Words on 7-Segment Displays

Thread Starter

maxdha

Joined Dec 3, 2023
15
Hello!
I'm working on a project that uses three 7-segment displays. My aim is to show the words 'CAT', 'DOG', and 'FOX' on each display, changing the word every second. To achieve this, I'm using a 74160 4-bit decade counter and a 555 Timer IC.

The 74160 will sequence the words, and the 555 Timer IC will handle the 1-second intervals. I'm looking for a simple way to program these words, as I find working with EEPROMs quite a challenge..
 

MrChips

Joined Oct 2, 2009
30,780
You need to establish the objectives of the exercise. Quite often an exercise such as this one is assigned in the context of a synchronous counter design. If that is the case, there are methodical steps in the design. If not, you can use a look-up table concept.
 

dl324

Joined Mar 30, 2015
16,897
I'm looking for a simple way to program these words, as I find working with EEPROMs quite a challenge..
It's a fairly straightforward problem, but some letters will be awkward to display on a 7 segment display (e.g. T, D vs O, G will look weird).

Since this is schoolwork, what are your ideas?
 

Thread Starter

maxdha

Joined Dec 3, 2023
15
It's a fairly straightforward problem, but some letters will be awkward to display on a 7 segment display (e.g. T, D vs O, G will look weird).

Since this is schoolwork, what are your ideas?
The problem isn't the letters themself.

My ideas are involve using an EEPROM that stores the letter patterns, but I'm sure there's some other way to use the counter to display a few preset characters.
 

Ian0

Joined Aug 7, 2020
9,765
How are you going to do an "X" that is distinguishable from an "H"?
My first suggestion is to look at all the segments that are on in all three words, and connect them so that they are permanently on.
That reduces the problem, then you can tackle it with multiplexers as @Papabravo suggested.
 

MrChips

Joined Oct 2, 2009
30,780
The first thing you need to do is sketch out on paper how you will display the desired letters. You will observe that some letters will be difficult, T, D, O, G, X.
 

joeyd999

Joined Jun 6, 2011
5,269
The first thing you need to do is sketch out on paper how you will display the desired letters. You will observe that some letters will be difficult, T, D, O, G, X.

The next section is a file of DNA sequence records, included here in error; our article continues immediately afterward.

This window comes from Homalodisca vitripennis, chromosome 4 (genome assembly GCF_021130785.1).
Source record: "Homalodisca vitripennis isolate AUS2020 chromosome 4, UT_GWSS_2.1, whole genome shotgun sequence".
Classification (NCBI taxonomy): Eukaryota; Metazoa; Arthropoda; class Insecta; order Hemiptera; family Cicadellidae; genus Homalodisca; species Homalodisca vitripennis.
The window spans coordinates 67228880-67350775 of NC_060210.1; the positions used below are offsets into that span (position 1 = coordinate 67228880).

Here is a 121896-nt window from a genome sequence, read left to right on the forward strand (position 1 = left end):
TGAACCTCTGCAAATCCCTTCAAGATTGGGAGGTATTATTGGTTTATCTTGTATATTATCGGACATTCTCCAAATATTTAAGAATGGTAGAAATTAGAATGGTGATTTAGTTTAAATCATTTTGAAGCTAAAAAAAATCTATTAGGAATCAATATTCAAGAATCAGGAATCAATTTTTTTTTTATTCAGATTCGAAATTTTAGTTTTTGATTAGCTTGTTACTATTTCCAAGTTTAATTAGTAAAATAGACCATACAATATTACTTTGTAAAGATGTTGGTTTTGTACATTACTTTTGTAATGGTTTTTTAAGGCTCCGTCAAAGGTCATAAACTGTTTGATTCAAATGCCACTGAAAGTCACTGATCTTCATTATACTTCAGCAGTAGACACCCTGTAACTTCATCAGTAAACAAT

T and D look fine in lower case. O in lower case distinguishes it from 0, and capital G looks fine.

There is no X.

Selection_101.png
 

dl324

Joined Mar 30, 2015
16,897
My ideas are involve using an EEPROM that stores the letter patterns, but I'm sure there's some other way to use the counter to display a few preset characters.
There are other memories that could be used (EPROM, PROM, NVRAM, FLASH), you could also design combinatorial logic (which is a typical solution for schoolwork).

And X will look weird too....
 

WBahn

Joined Mar 31, 2012
30,012
Hello!
I'm working on a project that uses three 7-segment displays. My aim is to show the words 'CAT', 'DOG', and 'FOX' on each display, changing the word every second. To achieve this, I'm using a 74160 4-bit decade counter and a 555 Timer IC.

The 74160 will sequence the words, and the 555 Timer IC will handle the 1-second intervals. I'm looking for a simple way to program these words, as I find working with EEPROMs quite a challenge..
Sounds like this is a good opportunity to become more comfortable working with EEPROMs.

Seriously. The more devices you establish a reasonable comfort level with, the more valuable you will be to prospective employers. So look for opportunities to step up and challenge yourself to gain new skills.
 

dl324

Joined Mar 30, 2015
16,897
Use a 4017 decade counter
OP already stated that he's using 74160.
To achieve this, I'm using a 74160 4-bit decade counter and a 555 Timer
Using a truth table for selecting the respective segments, connect the three outputs to the corresponding segments each with a diode and a resistor. Or just resistors to the base of seven transistors each turning on a segment with a resistor for each segment.
This is homework. We give hints/guidance, but we don't tell them how to do it.
 

dl324

Joined Mar 30, 2015
16,897
From your other thread, this is your "schematic":
Epic Bruticus conv 1.jpg
That light green has terrible contrast with a white background...

This is how I'd draw it:
1701834304412.png
I substituted CMOS because I don't like the huge gates my editor uses for TTL and I haven't been inclined to make them smaller. They're not going to be able to sink much current without affecting logic levels. The intent is to be able to understand what the circuit is supposed to do.

I thought that you had inputs unconnected when switches were opened. That was only because of your you had the pull up resistors about as far away from the inputs as possible.
 
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dl324

Joined Mar 30, 2015
16,897
My ideas are involve using an EEPROM that stores the letter patterns, but I'm sure there's some other way to use the counter to display a few preset characters.
Using memory devices is the easiest way. It has been done this way for over 50 years. Even when computers were displaying characters on terminals, they offloaded the decoding work to dedicated chips.

Here's a video of a simulation using ROM's in the DigitalWorks logic simulator.
 
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